Charles Ramsburg, b. 1942, orignally from the Pittsburgh area, moved west to the San Francisco Art Institute in the early 1960's, later to the University of Arizona, and the University of California at Santa Barbara. During this time he also lived near Barcelona in the small Spanish town of Cuenca, home of the Museo de Arte Abstracto Espanol, where he had a profound revelatory moment wherein he knew he wanted to work as an artist. In 1970, he moved to Santa Fe, New Mexico and began showing work.
Ramsburg's drawings, Pathing Sticks, and wood sculpture were inspired when his wife and he built a cabin next to a stream on eighty-two acres of dense woods in the Adirondacks. After thirty-five years in the sparsely treed southwest, verticality, shadows, and water propelled his work into challenging new territories. His drawings in response to woodland walks in the Adirondacks explore his interest in the complexities of dimensionality and spatial contradictions caused by monocular vision. The Pathing Sticks draw on the ancient tradition of the walking staff and its esoteric and functional history, while incorporating organic and manmade materials, seamlessly joined to embody the stillness of an inanimate object with the movement for which it is intended.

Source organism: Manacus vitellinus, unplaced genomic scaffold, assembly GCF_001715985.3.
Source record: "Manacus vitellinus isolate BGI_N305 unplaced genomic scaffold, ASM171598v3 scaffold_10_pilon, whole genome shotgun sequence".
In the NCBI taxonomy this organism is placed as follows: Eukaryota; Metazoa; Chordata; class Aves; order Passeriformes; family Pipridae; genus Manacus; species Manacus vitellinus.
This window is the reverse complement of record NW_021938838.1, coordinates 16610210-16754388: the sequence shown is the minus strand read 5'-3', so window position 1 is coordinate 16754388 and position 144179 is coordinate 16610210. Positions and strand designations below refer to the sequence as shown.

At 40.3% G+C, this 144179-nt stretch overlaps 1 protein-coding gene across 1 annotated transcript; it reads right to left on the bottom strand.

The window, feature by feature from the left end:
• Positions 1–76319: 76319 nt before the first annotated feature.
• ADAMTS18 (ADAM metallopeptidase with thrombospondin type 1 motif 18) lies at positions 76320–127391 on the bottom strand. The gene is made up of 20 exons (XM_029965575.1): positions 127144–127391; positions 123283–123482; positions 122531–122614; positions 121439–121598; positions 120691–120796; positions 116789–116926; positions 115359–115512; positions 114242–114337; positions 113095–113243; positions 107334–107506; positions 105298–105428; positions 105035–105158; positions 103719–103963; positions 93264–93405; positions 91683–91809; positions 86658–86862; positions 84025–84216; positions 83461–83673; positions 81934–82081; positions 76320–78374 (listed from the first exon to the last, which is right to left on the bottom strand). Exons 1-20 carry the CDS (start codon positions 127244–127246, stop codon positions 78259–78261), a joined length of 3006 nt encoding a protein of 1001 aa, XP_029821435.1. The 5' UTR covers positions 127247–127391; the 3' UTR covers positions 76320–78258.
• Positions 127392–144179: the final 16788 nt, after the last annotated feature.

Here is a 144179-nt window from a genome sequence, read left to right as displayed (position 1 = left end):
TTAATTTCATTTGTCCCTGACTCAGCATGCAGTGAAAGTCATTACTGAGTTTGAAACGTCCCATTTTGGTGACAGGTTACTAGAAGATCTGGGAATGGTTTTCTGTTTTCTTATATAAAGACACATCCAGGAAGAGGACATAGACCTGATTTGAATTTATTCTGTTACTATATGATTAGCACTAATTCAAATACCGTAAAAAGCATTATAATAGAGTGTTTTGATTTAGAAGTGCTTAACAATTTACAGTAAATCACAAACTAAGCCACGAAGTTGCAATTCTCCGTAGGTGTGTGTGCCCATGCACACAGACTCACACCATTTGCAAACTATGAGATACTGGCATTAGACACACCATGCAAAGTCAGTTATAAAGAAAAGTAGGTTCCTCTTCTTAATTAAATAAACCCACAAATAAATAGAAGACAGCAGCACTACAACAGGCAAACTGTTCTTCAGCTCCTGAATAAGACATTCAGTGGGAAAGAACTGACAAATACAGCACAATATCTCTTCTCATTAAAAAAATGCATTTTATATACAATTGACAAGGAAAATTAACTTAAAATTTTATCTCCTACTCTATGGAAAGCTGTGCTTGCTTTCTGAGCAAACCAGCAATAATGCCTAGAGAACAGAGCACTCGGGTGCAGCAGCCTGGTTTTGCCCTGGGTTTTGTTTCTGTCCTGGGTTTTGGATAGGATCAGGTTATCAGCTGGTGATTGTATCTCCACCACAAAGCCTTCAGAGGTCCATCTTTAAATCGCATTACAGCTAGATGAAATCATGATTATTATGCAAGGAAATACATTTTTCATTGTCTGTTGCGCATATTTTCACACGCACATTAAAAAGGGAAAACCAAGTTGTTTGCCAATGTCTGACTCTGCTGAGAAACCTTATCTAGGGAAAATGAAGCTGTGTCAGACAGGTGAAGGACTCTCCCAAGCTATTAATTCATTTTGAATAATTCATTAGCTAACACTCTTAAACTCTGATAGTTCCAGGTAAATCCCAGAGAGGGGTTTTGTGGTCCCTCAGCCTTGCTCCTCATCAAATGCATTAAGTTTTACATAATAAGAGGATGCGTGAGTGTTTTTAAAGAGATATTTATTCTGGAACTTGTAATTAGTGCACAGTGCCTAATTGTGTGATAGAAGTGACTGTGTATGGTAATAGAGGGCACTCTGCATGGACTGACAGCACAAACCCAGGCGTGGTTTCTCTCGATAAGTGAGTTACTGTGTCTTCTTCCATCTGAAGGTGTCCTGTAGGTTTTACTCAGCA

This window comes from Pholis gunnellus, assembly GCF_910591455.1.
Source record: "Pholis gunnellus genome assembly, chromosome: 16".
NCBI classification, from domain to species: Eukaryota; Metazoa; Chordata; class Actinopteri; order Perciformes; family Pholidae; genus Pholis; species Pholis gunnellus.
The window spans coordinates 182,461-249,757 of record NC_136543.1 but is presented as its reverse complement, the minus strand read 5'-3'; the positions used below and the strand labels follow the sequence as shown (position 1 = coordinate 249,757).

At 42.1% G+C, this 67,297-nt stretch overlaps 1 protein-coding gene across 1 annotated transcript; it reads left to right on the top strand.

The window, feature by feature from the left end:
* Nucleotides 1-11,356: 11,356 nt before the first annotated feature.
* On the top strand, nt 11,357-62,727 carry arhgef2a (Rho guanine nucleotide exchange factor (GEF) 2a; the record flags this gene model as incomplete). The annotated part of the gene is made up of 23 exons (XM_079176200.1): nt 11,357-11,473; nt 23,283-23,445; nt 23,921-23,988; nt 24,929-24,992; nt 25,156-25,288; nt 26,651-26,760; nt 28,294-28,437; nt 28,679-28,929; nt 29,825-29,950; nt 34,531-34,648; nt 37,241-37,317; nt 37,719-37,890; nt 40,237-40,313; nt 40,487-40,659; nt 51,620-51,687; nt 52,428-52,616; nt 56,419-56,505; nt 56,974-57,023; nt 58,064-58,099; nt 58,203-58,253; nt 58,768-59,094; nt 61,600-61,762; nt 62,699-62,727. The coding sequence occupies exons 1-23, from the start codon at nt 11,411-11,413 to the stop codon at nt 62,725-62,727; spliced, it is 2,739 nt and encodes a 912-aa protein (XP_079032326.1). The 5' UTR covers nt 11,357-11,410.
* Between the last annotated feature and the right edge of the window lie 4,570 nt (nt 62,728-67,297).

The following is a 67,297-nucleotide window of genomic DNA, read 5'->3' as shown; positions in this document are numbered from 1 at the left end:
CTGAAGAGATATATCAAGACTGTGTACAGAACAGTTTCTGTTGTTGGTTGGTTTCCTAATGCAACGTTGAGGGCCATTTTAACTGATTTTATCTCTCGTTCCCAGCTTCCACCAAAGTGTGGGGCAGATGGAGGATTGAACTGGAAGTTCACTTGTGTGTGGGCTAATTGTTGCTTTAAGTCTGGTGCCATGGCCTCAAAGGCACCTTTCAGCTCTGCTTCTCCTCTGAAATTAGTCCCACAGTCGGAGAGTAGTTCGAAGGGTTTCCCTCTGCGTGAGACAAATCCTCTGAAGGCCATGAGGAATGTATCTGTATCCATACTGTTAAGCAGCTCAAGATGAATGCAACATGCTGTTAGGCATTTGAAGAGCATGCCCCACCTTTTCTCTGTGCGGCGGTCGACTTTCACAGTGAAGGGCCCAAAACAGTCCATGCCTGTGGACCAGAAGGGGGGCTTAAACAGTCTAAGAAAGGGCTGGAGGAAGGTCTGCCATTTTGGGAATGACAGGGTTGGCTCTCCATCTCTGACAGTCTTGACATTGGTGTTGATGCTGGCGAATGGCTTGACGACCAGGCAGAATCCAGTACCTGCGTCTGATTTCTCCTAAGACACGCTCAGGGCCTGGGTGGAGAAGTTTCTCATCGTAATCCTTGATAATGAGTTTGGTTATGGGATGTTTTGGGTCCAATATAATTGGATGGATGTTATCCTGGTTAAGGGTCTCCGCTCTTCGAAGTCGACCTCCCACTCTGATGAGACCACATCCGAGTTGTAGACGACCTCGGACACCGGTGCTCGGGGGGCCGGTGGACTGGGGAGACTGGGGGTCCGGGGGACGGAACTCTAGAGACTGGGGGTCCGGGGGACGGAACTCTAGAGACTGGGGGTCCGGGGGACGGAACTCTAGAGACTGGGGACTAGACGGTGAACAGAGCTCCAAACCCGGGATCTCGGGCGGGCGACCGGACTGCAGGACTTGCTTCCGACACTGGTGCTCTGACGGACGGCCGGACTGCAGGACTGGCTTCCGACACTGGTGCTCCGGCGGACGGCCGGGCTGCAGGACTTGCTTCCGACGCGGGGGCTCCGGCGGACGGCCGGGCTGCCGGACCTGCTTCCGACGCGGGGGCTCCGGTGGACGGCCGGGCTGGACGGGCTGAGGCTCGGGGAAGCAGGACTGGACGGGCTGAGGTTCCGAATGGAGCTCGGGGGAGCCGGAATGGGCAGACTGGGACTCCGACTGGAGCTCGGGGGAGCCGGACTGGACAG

Ramsburg has an extensive national and international record of exhibition. His work is part of many permanent collections, including The Skirball Museum in Los Angeles.